The Importance of Ethical Fashion and Human Rights in the Garment Industry

The global fashion industry is one of the most influential sectors, with its economic impact and employment figures reflecting its significance.

According to a “State of Fashion 2024” report, the industry is expected to post top-line growth of 2 to 4 percent by end of 2024. This growth is anticipated despite challenges such as subdued economic growth, persistent inflation, and weak consumer confidence1.

Additionally, Statista forecasts that revenue in the fashion market is projected to reach US$770.90 billion by the end of 2024.

This figure represents a substantial portion of the world’s economy and highlights the industry’s role in global trade and commerce.

In terms of employment, the fashion industry provides jobs for over 60 million people worldwide. This includes a wide range of roles, from design and manufacturing to distribution and retail.



However, behind the glamour and the trends, there is a dark side to this industry that often exploits and abuses the human rights of millions of garment workers, especially in developing countries such as India, Bangladesh, China, and Vietnam.

Ethical fashion is a movement that aims to address these issues and promote fair and humane practices in the production and consumption of clothing.

The term “ethical fashion” gained significant traction in recent years, particularly after the 2015 launch of the #WhoMadeMyClothes campaign.


This campaign was a response to the Rana Plaza disaster in 2013 and has since become a major movement advocating for transparency and ethical practices in the fashion industry.

The campaign’s growth over the years has highlighted the increasing consumer demand for ethical fashion and has played a pivotal role in raising awareness about the conditions under which clothing is produced.

Countries leading the global garment production & exports

Countries -leading- to- global-garment -production

The garment industry is a global powerhouse, with several countries leading the way in production and export. The most prominent garment industries are found in:

  • China: Known as a manufacturing powerhouse, China’s textile industry is vast and diverse, producing everything from basic apparel to high-end fashion pieces.

Production: As of April 2024, China produced approximately three billion meters of clothing fabric, indicating a year-over-year growth of 2.5 percent.

Exports: From January to March 2024, China’s exports of textiles, garments, and accessories rose to $65.910 billion, a 2.00 percent increase from the previous year. This growth included a 1.4 percent rise in garment exports and a 2.6 percent increase in textile products.

  • India: With a rich textile heritage, India’s garment industry is characterized by its intricate embroidery, tie-dye techniques, and vibrant prints. It offers a balance between traditional craftsmanship and modern manufacturing facilities.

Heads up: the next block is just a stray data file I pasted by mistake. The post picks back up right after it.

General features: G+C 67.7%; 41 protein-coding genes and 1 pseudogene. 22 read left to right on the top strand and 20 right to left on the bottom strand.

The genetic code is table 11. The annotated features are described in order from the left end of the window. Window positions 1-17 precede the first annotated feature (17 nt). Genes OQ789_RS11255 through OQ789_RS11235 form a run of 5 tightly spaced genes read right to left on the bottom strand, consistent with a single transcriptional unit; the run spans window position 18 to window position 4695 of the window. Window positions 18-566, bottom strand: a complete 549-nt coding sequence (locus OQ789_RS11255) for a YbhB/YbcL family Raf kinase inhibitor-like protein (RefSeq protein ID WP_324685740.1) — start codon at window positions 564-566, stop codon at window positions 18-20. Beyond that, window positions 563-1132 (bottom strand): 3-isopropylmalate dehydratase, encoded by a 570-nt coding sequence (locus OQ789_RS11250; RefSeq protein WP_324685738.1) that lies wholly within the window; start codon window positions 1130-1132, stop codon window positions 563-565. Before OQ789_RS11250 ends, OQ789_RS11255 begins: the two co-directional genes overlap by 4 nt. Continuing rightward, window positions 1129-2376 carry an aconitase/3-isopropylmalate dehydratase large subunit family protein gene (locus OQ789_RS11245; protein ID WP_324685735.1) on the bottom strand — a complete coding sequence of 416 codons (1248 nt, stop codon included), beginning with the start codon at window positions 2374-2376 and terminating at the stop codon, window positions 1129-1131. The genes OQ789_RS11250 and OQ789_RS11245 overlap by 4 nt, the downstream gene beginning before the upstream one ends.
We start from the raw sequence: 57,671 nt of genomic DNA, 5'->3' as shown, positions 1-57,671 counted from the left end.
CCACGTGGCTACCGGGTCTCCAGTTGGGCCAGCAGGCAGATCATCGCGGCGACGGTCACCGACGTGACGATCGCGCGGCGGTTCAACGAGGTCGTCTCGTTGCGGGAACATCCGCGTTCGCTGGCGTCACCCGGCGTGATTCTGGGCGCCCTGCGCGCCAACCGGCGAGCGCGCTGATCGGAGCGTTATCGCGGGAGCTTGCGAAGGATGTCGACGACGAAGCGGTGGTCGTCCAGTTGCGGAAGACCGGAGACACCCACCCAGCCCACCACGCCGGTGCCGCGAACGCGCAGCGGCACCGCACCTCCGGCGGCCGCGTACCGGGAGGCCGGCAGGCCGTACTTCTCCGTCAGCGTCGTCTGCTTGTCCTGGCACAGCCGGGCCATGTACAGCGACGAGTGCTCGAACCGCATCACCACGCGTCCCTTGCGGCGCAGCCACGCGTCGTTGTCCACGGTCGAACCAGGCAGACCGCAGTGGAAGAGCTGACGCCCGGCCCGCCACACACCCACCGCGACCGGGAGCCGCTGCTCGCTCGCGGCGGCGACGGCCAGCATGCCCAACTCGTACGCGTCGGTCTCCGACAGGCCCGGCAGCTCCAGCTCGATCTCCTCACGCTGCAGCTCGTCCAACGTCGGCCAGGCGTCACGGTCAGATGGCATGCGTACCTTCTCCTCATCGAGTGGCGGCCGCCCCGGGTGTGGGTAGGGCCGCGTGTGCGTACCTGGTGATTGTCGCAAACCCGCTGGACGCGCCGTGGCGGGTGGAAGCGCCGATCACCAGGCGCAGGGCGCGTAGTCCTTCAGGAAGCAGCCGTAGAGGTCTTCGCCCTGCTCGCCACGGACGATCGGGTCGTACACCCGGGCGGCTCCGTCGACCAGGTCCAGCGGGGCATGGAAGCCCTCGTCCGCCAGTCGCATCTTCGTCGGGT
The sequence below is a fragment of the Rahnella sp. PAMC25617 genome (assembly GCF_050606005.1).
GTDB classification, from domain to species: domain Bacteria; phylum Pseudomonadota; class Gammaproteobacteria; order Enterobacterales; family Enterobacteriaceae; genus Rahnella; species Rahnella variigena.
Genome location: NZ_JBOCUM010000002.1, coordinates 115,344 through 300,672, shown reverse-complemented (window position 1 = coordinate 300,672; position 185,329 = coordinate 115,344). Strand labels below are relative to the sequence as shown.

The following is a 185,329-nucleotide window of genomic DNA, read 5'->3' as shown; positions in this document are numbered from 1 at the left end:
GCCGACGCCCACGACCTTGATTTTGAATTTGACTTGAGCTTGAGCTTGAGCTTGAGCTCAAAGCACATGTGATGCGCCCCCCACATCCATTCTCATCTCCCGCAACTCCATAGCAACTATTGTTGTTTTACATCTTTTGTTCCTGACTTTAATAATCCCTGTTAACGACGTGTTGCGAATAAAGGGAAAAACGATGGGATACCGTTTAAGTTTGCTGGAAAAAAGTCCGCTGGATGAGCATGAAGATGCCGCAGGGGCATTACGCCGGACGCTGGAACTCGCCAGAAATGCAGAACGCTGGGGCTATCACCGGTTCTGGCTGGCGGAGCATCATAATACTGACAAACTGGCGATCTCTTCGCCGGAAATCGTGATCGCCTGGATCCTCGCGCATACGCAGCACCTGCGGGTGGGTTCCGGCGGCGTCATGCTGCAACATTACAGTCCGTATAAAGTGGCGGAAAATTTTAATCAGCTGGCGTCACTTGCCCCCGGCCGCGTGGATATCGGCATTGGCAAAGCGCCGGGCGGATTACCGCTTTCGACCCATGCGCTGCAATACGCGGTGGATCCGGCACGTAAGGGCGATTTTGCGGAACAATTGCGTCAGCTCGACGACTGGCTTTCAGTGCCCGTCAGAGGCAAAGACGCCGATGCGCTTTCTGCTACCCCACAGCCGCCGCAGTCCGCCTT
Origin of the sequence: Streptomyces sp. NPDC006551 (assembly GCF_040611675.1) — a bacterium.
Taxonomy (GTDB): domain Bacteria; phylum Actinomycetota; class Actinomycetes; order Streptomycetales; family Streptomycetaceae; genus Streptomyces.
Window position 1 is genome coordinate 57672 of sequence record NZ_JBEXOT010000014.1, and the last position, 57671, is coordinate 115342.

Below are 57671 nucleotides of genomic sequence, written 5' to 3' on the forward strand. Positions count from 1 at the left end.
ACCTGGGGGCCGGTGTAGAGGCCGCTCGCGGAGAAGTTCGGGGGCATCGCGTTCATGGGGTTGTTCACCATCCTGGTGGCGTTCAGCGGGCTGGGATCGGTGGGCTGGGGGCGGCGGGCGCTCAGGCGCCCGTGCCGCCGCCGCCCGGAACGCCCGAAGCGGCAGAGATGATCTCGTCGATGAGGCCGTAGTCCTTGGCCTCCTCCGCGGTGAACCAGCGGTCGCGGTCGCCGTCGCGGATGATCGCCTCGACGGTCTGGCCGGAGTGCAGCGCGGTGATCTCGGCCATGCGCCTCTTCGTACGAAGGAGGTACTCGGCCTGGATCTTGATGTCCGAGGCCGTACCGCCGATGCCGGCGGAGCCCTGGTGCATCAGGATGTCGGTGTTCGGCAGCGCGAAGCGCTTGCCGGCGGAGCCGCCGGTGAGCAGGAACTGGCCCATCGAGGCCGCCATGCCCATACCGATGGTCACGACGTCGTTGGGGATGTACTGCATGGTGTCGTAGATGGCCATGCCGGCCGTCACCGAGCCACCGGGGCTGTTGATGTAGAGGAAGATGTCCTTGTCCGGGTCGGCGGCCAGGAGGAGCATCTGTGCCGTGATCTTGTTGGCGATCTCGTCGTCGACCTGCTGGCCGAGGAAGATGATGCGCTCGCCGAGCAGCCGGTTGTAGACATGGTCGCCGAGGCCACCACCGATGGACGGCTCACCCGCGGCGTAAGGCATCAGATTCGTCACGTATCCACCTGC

Production: As of the latest available data, India’s cloth production in the fiscal year 2024 was approximately 71 billion square meters.

Exports: India’s textile and apparel exports (including handicrafts) stood at US$ 28.72 billion in FY24 (April-January 2024). Specifically for ready-made garments, the exports were valued at US$ 16.19 billion in FY23, and there has been a growth in the subsequent year.

  • Bangladesh: Bangladesh has experienced remarkable growth in its garment sector, known for its competitive labor costs and well-established supply chains.

Production: The latest production data released by the Bangladesh Garment Manufacturers and Exporters Association (BGMEA) for the fiscal year 2022-23 indicates that Bangladesh’s ready-made garment (RMG) exports totaled $46.991 billion, which is an increase from the previous year

Exports: Bangladesh’s RMG exports to new markets witnessed a robust growth of 10%, reaching a total of $7.70 billion in July-April of FY24, compared to $7 billion in the equivalent period of the previous fiscal year. 

Overall, Bangladesh’s RMG exports increased by 2.86% to $43.85 billion from July 2023 to May 2024, compared to $42.63 billion in the same period of the previous fiscal year3. The country’s garment exports are projected to rebound to a growth of 7-10% in 2024.

  • Vietnam: Vietnam’s clothing manufacturing industry has rapidly expanded, becoming a reliable alternative to China for brands seeking cost-effective and efficient production.

Production: The latest figures for Vietnam’s clothing production in 2024 indicate a positive trend in the textile and garment industry. The General Statistics Office of Vietnam reported that in the first quarter of 2024, fibers, yarn, garments, cord fabrics, technical fabrics, footwear, and ingredient materials all grew positively over the same period. While specific numbers for the production volume of clothes are not detailed, the overall textile and garment export value to major markets like the US, Japan, EU27, and Korea has shown significant improvement.

Exports: In the first two months of 2024, Vietnam’s textile and garment exports surged by 15% Y-o-Y to $5.2 billion, indicating the industry’s pivotal shift towards green production practices.